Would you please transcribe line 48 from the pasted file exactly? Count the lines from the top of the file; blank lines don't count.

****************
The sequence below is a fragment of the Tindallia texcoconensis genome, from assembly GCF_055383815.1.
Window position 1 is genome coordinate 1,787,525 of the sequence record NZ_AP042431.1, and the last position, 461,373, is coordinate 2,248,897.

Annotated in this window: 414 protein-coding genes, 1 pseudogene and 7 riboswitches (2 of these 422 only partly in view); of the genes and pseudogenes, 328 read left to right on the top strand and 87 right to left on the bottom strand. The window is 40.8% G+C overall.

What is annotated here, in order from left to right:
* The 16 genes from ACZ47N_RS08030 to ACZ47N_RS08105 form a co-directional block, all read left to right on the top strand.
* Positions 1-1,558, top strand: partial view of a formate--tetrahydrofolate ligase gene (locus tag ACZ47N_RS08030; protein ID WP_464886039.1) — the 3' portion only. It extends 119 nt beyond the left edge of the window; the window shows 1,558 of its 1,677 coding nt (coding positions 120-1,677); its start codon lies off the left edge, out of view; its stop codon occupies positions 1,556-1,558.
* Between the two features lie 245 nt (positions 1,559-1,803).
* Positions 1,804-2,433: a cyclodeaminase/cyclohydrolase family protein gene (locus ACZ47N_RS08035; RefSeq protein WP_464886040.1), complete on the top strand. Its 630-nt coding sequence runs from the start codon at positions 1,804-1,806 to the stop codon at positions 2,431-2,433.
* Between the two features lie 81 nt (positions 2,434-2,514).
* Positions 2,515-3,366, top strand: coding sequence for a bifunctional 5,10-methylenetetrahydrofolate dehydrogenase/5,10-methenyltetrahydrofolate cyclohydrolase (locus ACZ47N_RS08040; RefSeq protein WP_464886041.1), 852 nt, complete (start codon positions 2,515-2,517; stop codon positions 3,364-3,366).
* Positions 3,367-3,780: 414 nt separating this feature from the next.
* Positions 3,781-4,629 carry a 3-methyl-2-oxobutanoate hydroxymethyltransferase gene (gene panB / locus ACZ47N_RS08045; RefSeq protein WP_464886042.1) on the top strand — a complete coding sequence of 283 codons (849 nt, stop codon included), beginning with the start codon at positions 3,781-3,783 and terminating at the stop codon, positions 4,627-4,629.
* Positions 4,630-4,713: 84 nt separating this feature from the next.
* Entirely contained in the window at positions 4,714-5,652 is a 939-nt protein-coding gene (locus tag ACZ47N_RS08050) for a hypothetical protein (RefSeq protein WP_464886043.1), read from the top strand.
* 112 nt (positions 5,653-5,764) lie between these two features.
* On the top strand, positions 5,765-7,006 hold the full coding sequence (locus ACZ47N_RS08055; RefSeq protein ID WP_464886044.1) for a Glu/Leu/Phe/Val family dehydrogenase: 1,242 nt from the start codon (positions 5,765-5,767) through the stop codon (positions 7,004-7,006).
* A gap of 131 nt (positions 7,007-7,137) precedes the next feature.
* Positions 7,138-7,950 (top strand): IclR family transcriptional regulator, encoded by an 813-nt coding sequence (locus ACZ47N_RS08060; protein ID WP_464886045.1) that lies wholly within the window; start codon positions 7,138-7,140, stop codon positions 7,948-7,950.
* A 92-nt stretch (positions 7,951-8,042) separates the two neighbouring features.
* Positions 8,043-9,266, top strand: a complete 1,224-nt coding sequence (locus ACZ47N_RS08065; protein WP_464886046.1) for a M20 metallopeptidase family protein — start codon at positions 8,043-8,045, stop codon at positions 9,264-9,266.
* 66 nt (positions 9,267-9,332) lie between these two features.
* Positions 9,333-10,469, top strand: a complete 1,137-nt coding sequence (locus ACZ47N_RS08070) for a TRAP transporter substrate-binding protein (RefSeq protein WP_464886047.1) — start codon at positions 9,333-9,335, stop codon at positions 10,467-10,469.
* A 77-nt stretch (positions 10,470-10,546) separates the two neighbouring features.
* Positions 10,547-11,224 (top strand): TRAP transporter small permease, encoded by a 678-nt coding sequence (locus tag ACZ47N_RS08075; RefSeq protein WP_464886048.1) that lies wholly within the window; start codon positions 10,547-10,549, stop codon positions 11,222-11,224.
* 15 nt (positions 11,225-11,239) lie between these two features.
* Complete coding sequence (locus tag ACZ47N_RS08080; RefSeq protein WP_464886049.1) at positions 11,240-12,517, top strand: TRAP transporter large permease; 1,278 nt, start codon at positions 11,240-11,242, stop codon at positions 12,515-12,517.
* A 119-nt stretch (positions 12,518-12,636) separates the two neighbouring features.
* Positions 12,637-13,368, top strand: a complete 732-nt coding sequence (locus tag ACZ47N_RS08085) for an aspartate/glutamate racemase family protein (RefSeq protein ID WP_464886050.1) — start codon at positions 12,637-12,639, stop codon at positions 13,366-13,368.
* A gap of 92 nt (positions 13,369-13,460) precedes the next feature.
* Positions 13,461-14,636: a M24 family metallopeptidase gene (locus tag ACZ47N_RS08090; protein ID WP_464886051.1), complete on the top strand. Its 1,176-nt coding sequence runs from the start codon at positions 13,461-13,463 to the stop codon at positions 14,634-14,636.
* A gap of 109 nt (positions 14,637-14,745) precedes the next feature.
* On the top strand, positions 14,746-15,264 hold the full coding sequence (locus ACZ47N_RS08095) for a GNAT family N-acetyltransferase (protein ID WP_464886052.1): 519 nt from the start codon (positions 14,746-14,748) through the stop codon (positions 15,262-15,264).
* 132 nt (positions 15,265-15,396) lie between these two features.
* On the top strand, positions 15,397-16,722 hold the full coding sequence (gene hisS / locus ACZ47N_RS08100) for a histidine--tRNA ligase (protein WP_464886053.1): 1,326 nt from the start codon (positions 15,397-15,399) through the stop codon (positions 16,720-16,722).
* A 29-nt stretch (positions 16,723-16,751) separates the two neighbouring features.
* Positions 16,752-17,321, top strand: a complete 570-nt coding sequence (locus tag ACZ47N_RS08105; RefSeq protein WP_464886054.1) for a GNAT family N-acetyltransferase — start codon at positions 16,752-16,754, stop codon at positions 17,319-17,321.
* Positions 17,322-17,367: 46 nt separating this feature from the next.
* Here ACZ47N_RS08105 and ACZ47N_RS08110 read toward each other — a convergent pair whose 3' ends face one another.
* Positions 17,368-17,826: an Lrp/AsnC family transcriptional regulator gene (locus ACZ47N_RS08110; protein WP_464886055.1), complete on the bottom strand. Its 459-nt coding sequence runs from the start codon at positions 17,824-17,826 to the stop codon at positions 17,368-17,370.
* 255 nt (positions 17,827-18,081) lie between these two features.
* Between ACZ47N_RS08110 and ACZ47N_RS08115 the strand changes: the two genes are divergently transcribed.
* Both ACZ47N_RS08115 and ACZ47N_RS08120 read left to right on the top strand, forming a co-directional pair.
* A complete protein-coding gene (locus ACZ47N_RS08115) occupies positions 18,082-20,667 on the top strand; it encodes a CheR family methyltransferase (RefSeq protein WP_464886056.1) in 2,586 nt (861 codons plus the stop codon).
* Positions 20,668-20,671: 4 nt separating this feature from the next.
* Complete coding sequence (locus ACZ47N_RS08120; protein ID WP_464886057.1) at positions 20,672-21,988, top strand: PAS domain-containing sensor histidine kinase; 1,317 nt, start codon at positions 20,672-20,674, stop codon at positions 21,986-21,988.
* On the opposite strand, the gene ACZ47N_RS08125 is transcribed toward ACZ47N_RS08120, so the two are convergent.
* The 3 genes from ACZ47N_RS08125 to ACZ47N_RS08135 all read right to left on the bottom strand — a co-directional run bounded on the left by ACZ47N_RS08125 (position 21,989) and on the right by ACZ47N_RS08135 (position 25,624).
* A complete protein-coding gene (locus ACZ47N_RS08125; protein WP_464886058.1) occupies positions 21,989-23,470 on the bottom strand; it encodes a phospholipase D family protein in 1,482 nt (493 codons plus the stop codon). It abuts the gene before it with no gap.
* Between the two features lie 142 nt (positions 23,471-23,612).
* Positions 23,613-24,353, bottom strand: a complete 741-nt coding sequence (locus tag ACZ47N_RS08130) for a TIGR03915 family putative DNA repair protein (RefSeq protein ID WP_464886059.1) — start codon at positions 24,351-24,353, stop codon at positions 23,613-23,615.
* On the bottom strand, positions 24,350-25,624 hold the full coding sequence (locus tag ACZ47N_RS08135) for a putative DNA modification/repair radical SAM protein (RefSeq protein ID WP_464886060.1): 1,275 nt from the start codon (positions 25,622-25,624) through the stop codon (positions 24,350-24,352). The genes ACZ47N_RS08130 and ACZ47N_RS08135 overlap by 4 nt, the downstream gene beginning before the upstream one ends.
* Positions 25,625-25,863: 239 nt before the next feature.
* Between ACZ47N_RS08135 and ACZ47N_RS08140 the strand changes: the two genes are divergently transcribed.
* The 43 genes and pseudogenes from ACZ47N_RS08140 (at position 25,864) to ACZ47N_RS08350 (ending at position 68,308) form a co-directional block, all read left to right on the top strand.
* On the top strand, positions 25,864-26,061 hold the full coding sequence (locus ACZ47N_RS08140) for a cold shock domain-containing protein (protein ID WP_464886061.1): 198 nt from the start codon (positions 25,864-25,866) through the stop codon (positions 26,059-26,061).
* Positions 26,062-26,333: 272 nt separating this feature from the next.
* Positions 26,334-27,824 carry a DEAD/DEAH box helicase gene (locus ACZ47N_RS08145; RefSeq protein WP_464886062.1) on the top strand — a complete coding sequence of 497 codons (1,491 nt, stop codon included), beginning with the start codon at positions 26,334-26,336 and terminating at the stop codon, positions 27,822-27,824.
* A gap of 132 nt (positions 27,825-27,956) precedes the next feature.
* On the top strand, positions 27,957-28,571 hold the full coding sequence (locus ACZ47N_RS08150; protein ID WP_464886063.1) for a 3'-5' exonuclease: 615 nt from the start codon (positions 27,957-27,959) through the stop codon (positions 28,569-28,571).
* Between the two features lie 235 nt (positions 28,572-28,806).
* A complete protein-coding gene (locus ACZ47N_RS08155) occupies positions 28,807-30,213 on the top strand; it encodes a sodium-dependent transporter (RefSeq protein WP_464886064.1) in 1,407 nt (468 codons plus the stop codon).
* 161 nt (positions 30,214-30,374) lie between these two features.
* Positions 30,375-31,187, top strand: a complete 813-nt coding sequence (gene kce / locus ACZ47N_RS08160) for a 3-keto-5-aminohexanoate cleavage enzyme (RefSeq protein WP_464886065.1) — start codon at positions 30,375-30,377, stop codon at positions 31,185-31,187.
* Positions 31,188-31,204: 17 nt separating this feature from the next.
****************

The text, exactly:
* A complete protein-coding gene (locus ACZ47N_RS08125; protein WP_464886058.1) occupies positions 21,989-23,470 on the bottom strand; it encodes a phospholipase D family protein in 1,482 nt (493 codons plus the stop codon). It abuts the gene before it with no gap.